Historian, professor, columnist and award-winning author Ambeth Ocampo is not afraid to call out trolls.
Ocampo is pushing back online against keyboard warriors and troll armies that have long plagued the cyberspace and Philippine democracy with their vitriol and disinformation—to the detriment of journalists, historians, and those who stand up for what's right.
"Patola is my new nickname," Ocampo wrote in his official Facebook page Aug. 16. Ocampo first publicly referred to the nickname in an interview with veteran journo Ian Esguerra on Facts First last July 11.
"High time I shout out the trolls who infest my page with their inanities."
He shared screenshots of his short but stark replies to user comments calling him "bias," as well as "yellow" and "pink," colors associated with the Liberal Party and former vice president Leni Robredo; even a "Marites" or gossipmonger.
Ocampo's bout of troll attacks isn't exactly new (he wrote a column for Inquirer about it last March), but it worsened during the run-up to the May 9 elections when Ocampo shared historical information about corruption and abuse during the martial rule under Ferdinand Marcos.
"Trolls from the dark side invaded my Page, triggered by a comment about being on the Right Side of History," he wrote in his Facebook post May 7. "When my post was shared, for example by Philstar, reaction was more violent and mindless."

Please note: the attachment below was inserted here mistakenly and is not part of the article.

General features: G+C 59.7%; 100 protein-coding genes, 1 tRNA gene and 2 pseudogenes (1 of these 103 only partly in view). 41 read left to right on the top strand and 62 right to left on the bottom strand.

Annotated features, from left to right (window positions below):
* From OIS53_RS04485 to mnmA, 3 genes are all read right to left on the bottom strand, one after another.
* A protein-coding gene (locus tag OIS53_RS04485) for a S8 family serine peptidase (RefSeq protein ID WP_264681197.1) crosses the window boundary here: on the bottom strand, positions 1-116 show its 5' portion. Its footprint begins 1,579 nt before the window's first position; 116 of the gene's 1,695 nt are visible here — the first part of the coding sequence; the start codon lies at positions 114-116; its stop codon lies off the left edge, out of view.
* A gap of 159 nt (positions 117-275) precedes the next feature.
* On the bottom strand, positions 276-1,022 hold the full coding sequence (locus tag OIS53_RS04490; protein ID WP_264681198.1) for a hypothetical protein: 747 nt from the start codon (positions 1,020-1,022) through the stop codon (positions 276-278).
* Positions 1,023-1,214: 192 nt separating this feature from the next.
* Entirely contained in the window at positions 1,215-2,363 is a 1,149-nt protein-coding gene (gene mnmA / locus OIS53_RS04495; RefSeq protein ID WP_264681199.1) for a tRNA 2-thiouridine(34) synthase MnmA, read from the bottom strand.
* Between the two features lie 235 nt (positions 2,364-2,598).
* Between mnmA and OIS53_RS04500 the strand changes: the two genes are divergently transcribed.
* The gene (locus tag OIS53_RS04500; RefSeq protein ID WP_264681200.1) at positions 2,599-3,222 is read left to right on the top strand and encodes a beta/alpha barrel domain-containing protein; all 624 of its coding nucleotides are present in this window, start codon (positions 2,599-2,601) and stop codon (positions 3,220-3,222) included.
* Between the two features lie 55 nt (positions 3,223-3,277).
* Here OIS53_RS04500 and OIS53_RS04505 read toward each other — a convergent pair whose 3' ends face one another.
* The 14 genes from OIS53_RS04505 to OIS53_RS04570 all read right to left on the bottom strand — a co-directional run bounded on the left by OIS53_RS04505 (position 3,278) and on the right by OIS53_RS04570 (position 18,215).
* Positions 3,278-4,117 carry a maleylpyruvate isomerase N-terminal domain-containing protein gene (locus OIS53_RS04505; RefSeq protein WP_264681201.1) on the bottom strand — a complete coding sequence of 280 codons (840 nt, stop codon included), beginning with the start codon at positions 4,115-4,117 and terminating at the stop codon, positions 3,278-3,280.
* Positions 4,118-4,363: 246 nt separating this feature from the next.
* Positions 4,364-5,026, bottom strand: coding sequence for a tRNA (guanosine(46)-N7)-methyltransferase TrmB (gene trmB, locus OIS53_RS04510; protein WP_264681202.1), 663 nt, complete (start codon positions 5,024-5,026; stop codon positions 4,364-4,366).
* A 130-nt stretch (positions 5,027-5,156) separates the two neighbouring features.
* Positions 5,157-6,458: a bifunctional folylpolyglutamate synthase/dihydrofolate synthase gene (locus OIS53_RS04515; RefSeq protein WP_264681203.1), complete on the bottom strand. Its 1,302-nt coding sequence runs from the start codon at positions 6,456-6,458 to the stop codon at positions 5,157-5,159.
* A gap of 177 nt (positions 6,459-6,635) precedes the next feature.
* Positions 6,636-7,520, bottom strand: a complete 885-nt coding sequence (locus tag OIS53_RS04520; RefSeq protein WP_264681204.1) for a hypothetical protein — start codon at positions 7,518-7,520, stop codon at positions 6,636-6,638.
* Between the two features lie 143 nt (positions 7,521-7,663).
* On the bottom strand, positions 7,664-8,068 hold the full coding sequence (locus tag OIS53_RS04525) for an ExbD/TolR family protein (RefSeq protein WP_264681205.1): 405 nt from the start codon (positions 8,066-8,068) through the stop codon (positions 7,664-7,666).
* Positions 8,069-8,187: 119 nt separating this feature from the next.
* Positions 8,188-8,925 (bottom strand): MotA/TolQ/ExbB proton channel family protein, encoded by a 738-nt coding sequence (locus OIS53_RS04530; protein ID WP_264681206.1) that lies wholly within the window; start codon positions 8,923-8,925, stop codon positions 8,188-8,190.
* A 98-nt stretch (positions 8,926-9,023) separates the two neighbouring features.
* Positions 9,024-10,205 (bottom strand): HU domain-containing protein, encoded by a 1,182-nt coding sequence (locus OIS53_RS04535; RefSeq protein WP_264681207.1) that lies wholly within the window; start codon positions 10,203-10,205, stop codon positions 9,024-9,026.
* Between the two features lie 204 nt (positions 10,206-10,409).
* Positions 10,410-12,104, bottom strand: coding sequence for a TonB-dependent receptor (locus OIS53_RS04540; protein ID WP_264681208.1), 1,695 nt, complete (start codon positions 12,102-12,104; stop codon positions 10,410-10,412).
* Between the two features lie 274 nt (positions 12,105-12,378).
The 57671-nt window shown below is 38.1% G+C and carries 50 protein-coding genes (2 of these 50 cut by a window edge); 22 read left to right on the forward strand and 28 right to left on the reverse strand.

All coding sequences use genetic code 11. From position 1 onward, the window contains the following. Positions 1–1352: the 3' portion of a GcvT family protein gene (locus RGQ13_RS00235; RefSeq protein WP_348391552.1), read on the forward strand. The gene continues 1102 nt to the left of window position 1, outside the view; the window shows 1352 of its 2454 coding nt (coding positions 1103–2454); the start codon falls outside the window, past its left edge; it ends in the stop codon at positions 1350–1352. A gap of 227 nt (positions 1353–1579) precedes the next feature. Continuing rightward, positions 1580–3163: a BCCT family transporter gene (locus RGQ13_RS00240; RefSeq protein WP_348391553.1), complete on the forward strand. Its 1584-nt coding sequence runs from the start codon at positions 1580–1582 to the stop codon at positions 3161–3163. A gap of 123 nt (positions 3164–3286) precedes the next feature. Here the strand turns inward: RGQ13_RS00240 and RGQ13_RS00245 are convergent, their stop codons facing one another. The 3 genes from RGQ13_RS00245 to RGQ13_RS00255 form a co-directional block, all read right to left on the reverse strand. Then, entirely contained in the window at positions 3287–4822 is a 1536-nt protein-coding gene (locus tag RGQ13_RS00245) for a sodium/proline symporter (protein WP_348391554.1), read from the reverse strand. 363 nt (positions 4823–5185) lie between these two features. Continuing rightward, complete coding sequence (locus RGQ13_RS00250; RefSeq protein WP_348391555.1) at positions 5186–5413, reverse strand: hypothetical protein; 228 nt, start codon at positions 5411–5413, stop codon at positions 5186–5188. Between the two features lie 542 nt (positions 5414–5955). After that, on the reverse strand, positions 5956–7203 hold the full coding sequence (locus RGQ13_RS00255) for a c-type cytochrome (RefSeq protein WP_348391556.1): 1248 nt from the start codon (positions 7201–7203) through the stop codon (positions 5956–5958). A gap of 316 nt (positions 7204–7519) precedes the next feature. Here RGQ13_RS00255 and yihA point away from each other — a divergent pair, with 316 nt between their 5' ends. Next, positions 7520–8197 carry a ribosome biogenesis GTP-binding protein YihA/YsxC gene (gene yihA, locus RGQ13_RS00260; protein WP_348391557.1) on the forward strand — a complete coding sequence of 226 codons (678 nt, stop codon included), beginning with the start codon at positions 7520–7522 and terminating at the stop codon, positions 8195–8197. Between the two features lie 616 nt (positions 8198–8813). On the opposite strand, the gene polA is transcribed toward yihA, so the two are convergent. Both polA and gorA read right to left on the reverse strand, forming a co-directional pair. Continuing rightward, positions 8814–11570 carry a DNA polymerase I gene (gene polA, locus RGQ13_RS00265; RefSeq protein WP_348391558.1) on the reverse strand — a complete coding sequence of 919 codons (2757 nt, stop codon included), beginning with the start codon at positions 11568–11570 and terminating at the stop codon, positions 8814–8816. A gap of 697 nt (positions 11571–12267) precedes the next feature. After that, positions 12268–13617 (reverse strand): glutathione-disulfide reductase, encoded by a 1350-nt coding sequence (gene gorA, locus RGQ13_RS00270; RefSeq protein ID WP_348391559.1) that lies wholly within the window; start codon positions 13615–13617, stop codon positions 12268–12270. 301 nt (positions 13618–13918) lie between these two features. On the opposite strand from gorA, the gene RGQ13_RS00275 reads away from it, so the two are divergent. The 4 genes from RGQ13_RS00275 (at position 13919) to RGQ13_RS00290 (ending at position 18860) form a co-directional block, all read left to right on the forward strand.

"Some presume to lecture me on history, while the majority try to cancel me by questioning my background and motives, many hurl curses because they are bankrupt of ideas or arguments. One even said I look like a fish monger in their neighborhood market!"
During his Facts First interview, Ocampo recalled how he initially brushed off troll attacks that only apparently followed templates. But he said newer comments were getting more personal, with explicit references to his written works and even his being a Benedictine monk.
"Iyon ang sinasabi ko lagi pag nagsusulat o nagle-lecture ako. I use energy to generate life," Ocampo said on Facts First. "They (trolls) use energy to generate heat."
Despite trying his hardest to not feed the trolls, even resorting to outright blocking them, Ocampo said the attacks were still deeply affecting him, so much so that he thought of deactivating his page.
But his friends and colleagues, he said, reminded him that that would mean leaving his tens of thousands of supporters in the air.
"Sabi ko, 'Sige na nga, pagtiyagaan natin,'" he said, noting there's comfort in knowing there are people rallying behind him. "Pero ngayon, talagang tumitindi ang trolls."
From time to time, Ocampo makes sure to respond to eyebrow-raising comments in his page, whether they're trolling or merely ill-informed. He even throws shade when acknowledging comments that are supportive of him.
Aside from addressing trolls, Ocampo has also pushed back online against red-tagging. In a post, he questioned why the government agency National Historical Commission of the Philippines, of which he's chairman, is being associated with the communist movement.
A Social Weather Stations survey conducted from Dec. 12 to 16, 2021, and published Feb. 25 found that 51% of 1,440 respondents find it difficult to spot "fake news" on television, radio, or social media. Some 67% of them, meanwhile, lamented that the problem of fake news on the internet is serious.
In 2018, Katie Harbath, Facebook’s Global Politics and Government Outreach director, called the Philippines as “patient zero” in the global war against disinformation.
"You push back not because it's Ambeth Ocampo," Ocampo said. "You push back because they're eroding our trust in history, truth, professionalism, expertise, academe."